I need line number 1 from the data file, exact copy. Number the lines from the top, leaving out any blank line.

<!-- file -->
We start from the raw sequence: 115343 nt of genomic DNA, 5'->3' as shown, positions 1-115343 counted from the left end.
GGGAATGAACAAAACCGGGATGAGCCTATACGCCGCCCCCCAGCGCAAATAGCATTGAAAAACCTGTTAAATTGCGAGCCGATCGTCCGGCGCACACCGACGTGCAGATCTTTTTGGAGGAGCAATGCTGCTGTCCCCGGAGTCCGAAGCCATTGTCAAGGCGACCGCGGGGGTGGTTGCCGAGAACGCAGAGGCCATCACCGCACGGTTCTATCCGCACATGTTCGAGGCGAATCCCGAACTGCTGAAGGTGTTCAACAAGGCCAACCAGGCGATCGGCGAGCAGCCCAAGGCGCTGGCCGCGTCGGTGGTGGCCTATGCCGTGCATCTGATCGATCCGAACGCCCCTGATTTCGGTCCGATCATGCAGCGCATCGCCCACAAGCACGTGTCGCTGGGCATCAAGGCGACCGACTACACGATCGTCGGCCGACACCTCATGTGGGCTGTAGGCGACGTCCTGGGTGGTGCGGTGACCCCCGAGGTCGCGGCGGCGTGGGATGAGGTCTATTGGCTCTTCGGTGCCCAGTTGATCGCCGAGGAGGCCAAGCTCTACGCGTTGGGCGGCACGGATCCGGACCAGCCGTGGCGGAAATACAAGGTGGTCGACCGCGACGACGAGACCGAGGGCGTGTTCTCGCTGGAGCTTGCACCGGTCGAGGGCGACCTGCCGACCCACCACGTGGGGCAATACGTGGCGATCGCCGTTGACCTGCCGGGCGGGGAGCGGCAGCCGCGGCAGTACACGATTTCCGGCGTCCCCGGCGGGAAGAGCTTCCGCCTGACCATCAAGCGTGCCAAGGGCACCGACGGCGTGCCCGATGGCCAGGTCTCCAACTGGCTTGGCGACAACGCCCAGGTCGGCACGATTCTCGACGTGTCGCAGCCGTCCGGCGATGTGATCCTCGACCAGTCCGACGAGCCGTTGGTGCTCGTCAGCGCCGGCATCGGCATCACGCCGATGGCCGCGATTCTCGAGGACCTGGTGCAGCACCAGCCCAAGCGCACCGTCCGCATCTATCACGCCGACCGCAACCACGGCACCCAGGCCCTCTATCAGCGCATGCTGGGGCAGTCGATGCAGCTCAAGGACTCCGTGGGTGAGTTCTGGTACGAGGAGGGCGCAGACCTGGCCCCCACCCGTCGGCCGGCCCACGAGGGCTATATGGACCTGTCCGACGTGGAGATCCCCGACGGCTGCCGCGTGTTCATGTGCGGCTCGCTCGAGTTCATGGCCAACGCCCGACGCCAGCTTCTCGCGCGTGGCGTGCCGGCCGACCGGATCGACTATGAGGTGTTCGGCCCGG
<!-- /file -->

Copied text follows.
We start from the raw sequence: 115343 nt of genomic DNA, 5'->3' as shown, positions 1-115343 counted from the left end.